Our eyes met across the living room where Jerry and I sat reading yesterday, aroused by a distinct, unusual noise. A sound that should not be in our house.
“I think it’s coming from here somewhere.” I indicated the fireplace area recalling the time that a raccoon had traipsed around on our roof during the night, scaring the liver out of us, and finally, as I watched through a window, had jumped down and landed on the chimney. Fat, wide beautiful critter, he stared back at me as I looked at him that night.
For awhile yesterday as we continued to read, we heard nothing else, then again, a racket arose, and this time I was sure of its source. “There’s something in our fireplace, Jerry.”
Now, you must understand that here in the neighborhood we are in quite a skirmish with ground squirrels and with chipmunks, not to mention the ubiquitous mice for whom Jerry keeps attractive wooden rectangles set in the basement and onto which he plops peanut butter or cheese, depending on what he thinks might be the preference for dinner . . . or breakfast . . . or midnight snack of the mice gentlemen and the mice ladies. I pushed the button to open our rear garage door a few days ago, and in a flash I saw a skinny grey tail disappear between the garage floor and the wall. “Mouse, Jerry. Just saw a mouse here.”
We’re kind of used to the mice, and I have a bit of a love affair (misplaced, I am told) with the squirrels, especially the one who ran about here a few weeks ago and who seemed tame, but who has now disappeared. Tell the truth, I’m thinking he might have been the “Romeo” type who has romanced around here quite a bit and has now moved on to a different part of the country, leaving behind a frazzled wife (or wives) and a bunch of needy youngins. (I told you he was cute when I first wrote of him, but you know how that kind can be. . . sadly, it is so.)
They’ve invaded us. They are skittering across the yards and the flower beds; they’re chomping on vegetables and yellow flowers, dashing through the garage, and foraging in the birdseed bag. So, many days ago, Ken and Jerry, who are afraid the creatures might destroy wiring and such, went down to Ace and bought a $40.00 squirrel trap. Each kicked in $20.00. Their success has been less than remarkable on either one of our properties. “Wonder if they’d give us our money back down at Ace?” Ken said to Jerry one day.
So, yesterday when we heard the racket in the fireplace, I thought: squirrel or chipmunk–has to be. Now it is important that you know our fireplace has an insert with doors that close. So as Jerry and I considered the situation yesterday, we both agreed that we should not open the door to see if anything was in there, for if a squirrel or a chipmunk got loose in the house, it could be disastrous. I shined a flashlight into the fireplace cavern, but I could see nothing through the thick, dark glass.
As we stood before the fireplace, considering, something moved quickly and dashed against the glass door. “It’s a bird, Jerry. I saw it against the glass.”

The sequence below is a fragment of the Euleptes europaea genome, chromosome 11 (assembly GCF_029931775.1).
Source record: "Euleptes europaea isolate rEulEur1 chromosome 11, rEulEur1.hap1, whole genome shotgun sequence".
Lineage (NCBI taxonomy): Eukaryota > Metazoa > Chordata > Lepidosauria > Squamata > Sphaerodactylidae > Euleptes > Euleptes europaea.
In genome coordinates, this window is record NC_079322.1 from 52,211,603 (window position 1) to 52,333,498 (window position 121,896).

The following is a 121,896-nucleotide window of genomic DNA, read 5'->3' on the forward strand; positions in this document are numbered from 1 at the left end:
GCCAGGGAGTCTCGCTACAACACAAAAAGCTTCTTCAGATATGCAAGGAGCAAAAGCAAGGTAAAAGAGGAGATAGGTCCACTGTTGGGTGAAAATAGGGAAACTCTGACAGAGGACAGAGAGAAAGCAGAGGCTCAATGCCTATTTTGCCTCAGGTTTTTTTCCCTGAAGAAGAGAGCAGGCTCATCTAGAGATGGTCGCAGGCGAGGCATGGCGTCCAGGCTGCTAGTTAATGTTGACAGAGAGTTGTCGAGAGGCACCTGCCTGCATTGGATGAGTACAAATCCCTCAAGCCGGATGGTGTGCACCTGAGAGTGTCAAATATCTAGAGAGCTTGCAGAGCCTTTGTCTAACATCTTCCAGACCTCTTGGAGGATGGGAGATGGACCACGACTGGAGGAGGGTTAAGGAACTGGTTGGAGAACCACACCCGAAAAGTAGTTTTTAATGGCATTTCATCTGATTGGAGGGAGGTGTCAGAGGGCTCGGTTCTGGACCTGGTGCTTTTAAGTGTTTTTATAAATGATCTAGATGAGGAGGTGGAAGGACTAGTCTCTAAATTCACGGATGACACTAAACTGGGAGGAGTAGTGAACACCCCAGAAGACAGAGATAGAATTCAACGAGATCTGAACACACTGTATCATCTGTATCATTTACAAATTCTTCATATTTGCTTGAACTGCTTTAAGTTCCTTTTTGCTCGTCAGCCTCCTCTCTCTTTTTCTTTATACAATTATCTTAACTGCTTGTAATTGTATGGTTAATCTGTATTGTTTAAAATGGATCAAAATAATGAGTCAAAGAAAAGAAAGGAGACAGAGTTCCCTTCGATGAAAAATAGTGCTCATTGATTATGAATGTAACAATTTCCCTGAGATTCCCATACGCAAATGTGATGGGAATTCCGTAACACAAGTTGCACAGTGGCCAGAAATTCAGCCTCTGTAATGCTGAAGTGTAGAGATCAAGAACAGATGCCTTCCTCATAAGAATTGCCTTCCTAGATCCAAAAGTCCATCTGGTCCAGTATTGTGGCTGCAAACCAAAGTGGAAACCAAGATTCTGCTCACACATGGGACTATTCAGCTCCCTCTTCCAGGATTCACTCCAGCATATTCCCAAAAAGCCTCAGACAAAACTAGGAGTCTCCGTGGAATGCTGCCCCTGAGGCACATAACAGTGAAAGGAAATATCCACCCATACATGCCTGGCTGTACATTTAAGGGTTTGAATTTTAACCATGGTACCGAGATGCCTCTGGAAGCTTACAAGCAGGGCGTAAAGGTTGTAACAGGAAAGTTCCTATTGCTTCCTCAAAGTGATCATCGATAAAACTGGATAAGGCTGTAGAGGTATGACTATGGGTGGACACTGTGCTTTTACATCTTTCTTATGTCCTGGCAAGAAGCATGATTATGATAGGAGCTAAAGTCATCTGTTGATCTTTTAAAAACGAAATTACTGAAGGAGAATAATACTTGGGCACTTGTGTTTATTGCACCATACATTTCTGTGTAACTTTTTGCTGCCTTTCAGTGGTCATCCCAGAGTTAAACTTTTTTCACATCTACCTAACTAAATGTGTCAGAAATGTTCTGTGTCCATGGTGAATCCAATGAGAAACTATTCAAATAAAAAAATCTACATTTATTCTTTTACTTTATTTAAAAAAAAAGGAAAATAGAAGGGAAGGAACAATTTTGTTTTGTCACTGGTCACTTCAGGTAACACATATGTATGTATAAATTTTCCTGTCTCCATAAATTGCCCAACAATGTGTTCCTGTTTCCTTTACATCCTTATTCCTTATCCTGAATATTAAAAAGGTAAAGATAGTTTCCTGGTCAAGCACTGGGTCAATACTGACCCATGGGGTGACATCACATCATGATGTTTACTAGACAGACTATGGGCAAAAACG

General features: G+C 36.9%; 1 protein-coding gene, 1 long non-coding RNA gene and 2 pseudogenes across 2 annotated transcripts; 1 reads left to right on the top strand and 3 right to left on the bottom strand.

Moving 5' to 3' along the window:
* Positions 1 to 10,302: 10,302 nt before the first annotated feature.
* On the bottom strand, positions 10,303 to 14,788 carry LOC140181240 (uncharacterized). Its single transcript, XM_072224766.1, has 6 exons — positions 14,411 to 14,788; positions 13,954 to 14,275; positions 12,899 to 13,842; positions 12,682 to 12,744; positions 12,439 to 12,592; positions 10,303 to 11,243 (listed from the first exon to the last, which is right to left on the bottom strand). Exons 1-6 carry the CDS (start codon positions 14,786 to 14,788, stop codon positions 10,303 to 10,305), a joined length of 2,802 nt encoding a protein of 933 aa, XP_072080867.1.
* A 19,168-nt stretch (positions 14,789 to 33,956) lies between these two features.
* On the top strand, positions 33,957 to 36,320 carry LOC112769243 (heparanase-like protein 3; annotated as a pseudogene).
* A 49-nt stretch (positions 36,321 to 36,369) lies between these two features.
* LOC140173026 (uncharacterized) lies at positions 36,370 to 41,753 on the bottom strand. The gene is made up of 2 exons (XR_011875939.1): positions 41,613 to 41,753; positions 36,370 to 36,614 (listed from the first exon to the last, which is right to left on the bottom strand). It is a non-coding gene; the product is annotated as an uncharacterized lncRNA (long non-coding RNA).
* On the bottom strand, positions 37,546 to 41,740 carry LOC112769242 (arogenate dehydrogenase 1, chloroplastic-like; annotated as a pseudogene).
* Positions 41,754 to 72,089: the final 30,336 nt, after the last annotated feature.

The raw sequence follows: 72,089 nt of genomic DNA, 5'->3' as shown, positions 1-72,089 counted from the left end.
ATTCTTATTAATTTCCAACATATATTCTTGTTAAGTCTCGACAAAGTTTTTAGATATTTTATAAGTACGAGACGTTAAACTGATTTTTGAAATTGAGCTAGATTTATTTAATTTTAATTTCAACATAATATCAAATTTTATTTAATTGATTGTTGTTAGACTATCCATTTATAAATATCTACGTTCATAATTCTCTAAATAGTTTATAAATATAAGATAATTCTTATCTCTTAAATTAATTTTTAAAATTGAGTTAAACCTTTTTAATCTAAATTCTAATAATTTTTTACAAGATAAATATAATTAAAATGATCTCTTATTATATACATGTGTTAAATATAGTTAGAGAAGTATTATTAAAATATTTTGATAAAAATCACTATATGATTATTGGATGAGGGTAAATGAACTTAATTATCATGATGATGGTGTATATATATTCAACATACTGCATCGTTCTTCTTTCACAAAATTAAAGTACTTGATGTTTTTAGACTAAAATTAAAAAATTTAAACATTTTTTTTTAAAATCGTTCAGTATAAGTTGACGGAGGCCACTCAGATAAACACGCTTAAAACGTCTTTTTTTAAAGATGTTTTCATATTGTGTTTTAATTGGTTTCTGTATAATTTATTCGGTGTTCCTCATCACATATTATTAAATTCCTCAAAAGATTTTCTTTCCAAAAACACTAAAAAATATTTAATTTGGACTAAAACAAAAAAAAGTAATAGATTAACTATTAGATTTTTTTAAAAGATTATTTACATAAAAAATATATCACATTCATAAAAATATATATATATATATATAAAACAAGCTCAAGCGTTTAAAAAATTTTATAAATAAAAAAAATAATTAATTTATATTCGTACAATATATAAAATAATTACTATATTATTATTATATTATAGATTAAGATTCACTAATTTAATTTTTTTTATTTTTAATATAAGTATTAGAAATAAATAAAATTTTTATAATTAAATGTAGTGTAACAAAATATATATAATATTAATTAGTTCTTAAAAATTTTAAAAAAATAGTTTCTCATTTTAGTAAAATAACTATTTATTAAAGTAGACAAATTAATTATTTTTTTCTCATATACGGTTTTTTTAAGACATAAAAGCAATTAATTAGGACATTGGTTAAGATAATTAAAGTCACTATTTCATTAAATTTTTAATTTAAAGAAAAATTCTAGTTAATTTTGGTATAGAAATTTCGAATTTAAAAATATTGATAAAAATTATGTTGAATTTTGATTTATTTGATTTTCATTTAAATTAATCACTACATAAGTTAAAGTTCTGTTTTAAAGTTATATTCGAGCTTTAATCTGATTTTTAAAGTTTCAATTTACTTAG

“I’ll smoke it out,” Jerry said, thinking (I guess) it could fly up the chimney if motivated enough. In our garage was a worn American flag that needed to be burned, so, slightly opening the fireplace door, he pushed the flag in, then quickly set it afire with a long lighter. Loud scratching and other noises ensued, and after the fire went out and Jerry lighted it again and it went out again, we gave up on that idea. “Maybe the smoke will be enough to give the bird a pleasant quiet death,” Jerry suggested.
All was quiet for a long time as I sat on the couch very near the fireplace and we were hoping for a sweet end to the little bird’s life, when suddenly there was a desperate, loud scratching sound. I shined the flashlight again, and was aghast as I saw a beautiful bird with orange markings and brown spots, head erect, looking straight at me.
“I can’t stand this,” I told Jerry. I picked up my reading material and my computer and moved to the dining room. “If he is still alive in the morning, I’m going to try to rescue him.”
He was alive. It broke my heart when he stared at me through the glass as we devised a rescue plan. Jerry thought an old fishing net would work, so still in my robe, the net in my leather-gloved hands, I crouched before the fireplace as Jerry carefully opened the door and I slid the net in. The bird moved back and I placed the net over him. He fought and immediately became terribly tangled in its threads. “I need a towel. I’ve got to grab him.”
“It’s okay, Baby,” I crooned as I carried him, tangled in net, and wrapped in a burgundy-colored towel that Jerry had taken from the rag box. I grasped him firmly in my hand and walked to our front deck. He was so tangled that Jerry had to take scissors and cut him out. Sometimes he struggled; other times he relaxed in my grip. It had been at least 18 hours since he had food or drink. He was weak.
Finally Jerry had clipped away all the net and we were ready to release him. He was a beautiful bird, maybe a variety of woodpecker. When I first loosed my hand, he did not move, and I feared he might be dying. I walked toward the steps so I could set him near water. But at that moment, he gathered strength, and flew off to a nearby tree.
I wish him well–wish him a long and happy life.